Report Number: CSL-TR-93-579
Institution: Stanford University, Computer Systems Laboratory
Title: Comparative Studies of Pipelined Circuits
Author: Klass, Fabian
Author: Flynn, Michael J.
Date: July 1993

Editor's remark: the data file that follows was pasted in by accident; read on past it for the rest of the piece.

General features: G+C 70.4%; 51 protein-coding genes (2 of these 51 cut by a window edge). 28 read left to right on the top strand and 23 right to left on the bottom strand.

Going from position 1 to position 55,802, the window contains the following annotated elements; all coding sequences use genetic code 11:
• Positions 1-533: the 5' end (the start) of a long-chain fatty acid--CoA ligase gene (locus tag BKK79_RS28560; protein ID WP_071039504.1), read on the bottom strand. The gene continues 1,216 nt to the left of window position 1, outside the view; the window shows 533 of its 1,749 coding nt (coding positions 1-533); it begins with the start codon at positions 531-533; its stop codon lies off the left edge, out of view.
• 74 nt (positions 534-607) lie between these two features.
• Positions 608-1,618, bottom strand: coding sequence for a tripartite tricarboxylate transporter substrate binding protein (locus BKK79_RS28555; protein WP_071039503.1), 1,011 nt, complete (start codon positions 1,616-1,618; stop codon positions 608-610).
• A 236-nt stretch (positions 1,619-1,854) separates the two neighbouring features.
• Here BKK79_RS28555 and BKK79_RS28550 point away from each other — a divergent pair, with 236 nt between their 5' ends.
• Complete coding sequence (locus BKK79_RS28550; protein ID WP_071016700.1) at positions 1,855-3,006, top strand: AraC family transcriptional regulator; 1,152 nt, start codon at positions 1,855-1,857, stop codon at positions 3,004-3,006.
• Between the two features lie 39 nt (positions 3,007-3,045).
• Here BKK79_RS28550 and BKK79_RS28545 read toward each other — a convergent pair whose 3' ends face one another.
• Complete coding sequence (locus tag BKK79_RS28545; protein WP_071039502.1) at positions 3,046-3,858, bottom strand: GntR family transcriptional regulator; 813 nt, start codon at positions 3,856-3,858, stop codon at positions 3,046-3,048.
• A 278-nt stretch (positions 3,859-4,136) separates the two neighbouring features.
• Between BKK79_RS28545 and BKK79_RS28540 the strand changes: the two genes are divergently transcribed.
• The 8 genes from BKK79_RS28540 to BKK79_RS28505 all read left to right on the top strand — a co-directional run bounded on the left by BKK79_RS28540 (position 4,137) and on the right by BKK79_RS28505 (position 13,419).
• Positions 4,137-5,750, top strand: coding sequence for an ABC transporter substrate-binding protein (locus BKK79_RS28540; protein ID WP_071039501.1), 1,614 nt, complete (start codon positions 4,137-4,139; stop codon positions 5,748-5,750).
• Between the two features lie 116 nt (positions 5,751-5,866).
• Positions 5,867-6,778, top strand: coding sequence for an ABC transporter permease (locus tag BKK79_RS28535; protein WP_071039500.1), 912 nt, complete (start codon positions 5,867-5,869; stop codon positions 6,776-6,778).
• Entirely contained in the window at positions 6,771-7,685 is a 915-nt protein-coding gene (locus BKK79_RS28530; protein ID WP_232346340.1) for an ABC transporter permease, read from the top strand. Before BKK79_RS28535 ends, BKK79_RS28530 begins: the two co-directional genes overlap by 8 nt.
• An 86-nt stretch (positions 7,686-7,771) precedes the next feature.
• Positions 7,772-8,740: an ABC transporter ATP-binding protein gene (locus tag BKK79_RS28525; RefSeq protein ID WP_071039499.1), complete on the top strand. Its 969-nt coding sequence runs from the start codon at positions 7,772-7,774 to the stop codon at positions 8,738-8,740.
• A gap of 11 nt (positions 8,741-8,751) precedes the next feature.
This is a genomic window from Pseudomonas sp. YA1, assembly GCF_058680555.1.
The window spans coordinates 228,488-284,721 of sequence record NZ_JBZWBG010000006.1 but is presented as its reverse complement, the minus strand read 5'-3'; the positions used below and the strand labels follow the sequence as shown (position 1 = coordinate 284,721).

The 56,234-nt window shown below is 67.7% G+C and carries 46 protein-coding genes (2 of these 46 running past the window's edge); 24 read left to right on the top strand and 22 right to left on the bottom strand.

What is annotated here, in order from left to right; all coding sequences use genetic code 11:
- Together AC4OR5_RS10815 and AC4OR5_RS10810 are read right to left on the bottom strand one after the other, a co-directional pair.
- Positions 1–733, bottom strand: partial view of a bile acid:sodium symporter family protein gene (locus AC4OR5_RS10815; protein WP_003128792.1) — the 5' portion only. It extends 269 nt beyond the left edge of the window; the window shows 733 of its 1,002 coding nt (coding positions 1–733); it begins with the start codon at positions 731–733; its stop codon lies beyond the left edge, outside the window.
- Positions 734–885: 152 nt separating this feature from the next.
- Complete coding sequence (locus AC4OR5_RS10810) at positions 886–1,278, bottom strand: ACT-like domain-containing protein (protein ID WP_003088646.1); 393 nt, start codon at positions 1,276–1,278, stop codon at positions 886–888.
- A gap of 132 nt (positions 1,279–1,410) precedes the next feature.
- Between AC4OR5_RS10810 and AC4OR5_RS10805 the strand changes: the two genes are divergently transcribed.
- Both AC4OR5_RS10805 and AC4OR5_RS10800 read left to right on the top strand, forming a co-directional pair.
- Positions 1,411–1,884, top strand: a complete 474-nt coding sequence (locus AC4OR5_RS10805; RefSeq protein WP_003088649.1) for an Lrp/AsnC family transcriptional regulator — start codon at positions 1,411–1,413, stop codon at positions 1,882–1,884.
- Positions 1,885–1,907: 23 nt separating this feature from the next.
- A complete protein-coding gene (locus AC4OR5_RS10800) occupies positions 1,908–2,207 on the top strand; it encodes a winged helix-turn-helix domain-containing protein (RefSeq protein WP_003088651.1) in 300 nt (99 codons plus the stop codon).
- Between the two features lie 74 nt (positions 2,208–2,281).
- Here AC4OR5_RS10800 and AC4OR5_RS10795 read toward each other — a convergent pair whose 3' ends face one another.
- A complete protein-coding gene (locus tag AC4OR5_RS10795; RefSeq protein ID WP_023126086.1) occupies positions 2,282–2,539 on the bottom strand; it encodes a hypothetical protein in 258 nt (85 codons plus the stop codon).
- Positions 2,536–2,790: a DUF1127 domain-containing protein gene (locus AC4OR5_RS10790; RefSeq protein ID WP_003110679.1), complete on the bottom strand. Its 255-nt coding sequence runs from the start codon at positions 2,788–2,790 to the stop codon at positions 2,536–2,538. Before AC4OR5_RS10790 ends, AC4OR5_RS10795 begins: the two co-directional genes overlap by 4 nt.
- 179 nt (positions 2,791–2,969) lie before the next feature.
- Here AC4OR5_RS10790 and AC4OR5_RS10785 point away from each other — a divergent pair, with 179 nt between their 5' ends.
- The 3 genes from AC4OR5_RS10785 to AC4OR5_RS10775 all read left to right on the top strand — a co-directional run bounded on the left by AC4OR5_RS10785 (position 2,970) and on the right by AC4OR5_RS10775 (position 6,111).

Abstract: Wave pipelining is an attractive technique used in high-speed computer systems to speed-up pipeline rate without partitioning a system into pipeline stages. Although recent implemetations have reported very high-speed operation rates, a real evaluation of the advantages and disadvantages of wave pipelining requires a comparative study with other techniques, in particular the understanding of the trade-offs between conventional and wave pipelining is very important. This study is an attempt to provide approximate models which can be used as first-order tools for comparative study or sensitivity analysis of conventional and wave pipelined systems with different overheads. The models presented here are for subsystem-level pipelines. The product Latency x Cycle-Time is used as a measure of performance and is evaluated as a function of all the parameters of a design, such as the propagation delay of the combinational logic, the data skew resulting from the difference between maximum and minimum propagation delays through various logic paths, rise and fall time, the setup time, hold time, and propagation delay through registers, and the uncontrollable clock skew. In this way, an analytical basis is provided for a comparison between different approaches and for optimizations.